Rhizome pruning

Spectabilis rhizomes under a pavement block. Just in time.

Spectabilis rhizomes under a pavement block. Just in time.

Unnecessary workout?

I decided not to use rhizome barrier on my bamboos and rather risk breaking my back twice a year doing some rhizome pruning. So far, it was not an issue and bamboos failed to take over the garden. So far. This year, weather was ideal for bamboos to grow rapidly above and under the soil level which made regular maintenance a bit more labor intensive.

Summer rhizome removal

Slug removal service helped me eliminate the pest I uncovered.

Slug removal service helped me eliminate the pest I uncovered.

Summer started later than usual and temperatures were not as high as they could +have been. After the first part of our growing season, I decided to remove the escaping runners and make it easier to complete the cleen-up in the fall. The first time I dug around my bamboos this year, there were only short rhizome escapees, mostly on Phyllosttachys aureosulcata ‘Spectabilis’ and Phyllostachys pubescens ‘Moso’ seedling. Hibanobambusa tranquillans ‘Shiroshima’ had runners all over the place, but they rarely go deep enough to cause a problem. To fight the Shiroshima I dug a trench around it, which saved me from autumn pruning. I just snapped the runners as they emerged in the trench. All runners were easy to remove because they didn’t get established yet and had only minimal amount of roots. The issue, however, was the dry clay called soil and heat during the day.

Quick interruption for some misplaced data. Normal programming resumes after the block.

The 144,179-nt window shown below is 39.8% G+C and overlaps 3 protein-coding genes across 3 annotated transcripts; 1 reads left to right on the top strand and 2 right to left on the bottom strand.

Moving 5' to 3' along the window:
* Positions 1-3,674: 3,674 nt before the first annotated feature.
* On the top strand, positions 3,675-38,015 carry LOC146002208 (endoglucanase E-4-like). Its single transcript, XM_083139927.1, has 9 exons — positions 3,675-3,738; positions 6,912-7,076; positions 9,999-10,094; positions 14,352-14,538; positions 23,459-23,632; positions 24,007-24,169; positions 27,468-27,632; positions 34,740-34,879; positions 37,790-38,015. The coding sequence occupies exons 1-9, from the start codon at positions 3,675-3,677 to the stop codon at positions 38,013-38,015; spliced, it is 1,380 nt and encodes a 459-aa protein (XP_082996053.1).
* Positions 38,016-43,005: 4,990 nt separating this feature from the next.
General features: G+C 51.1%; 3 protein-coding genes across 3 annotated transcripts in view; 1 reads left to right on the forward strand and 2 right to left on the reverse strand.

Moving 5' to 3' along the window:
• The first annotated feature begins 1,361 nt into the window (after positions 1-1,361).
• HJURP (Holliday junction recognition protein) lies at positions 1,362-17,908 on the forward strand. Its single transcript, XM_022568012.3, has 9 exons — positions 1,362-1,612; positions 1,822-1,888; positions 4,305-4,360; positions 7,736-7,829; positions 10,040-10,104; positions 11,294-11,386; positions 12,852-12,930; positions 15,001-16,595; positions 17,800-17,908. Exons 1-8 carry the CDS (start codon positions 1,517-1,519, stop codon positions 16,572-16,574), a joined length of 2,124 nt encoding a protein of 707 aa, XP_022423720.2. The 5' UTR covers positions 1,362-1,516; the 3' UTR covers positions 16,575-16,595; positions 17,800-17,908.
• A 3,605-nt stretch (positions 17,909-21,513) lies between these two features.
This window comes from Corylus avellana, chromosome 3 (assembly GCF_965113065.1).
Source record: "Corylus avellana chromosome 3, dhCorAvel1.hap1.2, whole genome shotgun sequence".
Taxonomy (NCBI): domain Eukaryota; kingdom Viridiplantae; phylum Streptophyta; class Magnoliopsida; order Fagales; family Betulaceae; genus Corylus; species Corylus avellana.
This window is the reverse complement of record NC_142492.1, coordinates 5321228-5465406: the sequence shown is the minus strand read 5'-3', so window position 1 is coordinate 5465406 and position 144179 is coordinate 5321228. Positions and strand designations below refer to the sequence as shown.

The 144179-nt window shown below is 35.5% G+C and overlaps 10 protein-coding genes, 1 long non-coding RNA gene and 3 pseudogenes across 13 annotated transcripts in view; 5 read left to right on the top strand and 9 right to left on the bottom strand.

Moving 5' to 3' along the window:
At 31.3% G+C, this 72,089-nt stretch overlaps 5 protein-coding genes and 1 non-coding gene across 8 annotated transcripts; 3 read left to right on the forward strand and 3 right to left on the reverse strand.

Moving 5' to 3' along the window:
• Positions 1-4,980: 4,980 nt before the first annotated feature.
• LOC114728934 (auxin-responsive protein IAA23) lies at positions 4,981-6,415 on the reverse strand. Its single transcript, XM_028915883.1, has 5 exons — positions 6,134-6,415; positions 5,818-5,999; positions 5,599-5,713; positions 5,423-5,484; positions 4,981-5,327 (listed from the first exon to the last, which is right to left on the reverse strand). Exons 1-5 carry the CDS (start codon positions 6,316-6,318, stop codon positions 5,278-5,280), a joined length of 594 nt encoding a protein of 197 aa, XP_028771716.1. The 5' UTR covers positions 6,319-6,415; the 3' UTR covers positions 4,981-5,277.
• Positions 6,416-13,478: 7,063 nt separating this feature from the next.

The pruning fiesta

Massive rhizome growth!

Massive rhizome growth!

As the weather started to cool down significantly, I started the final rhizome cleen-up this season. Soil is now moist, not overly wet and easy to work with. The rhizomes and roots, however, are not. P. aureosulcata ‘Spectabilis’ was as good as it gets. Almost no spread into unwanted direction into the lawn. I was done with it in no-time. Then it was time to make sure I check on my overly aggressive P. pubescens seedling. The first swing I made with the pickaxe had informed me about what lies below the soil. In only a couple of months, relatively small bamboo managed to grow numerous runners in all directions. They were already well rooted and branched out, which made them hard to get out of the soil. Luckily the soil was moist enough, if it would be just a bit drier, I would not have been done yet – yet, my back would be.
I wanted to make a bunch of new bamboo plants this year and plant the rhizome divisions. When I saw how many there are, I just started tossing them away. Divisions will have to wait for a day when I feel less lazy. Maybe next fall.

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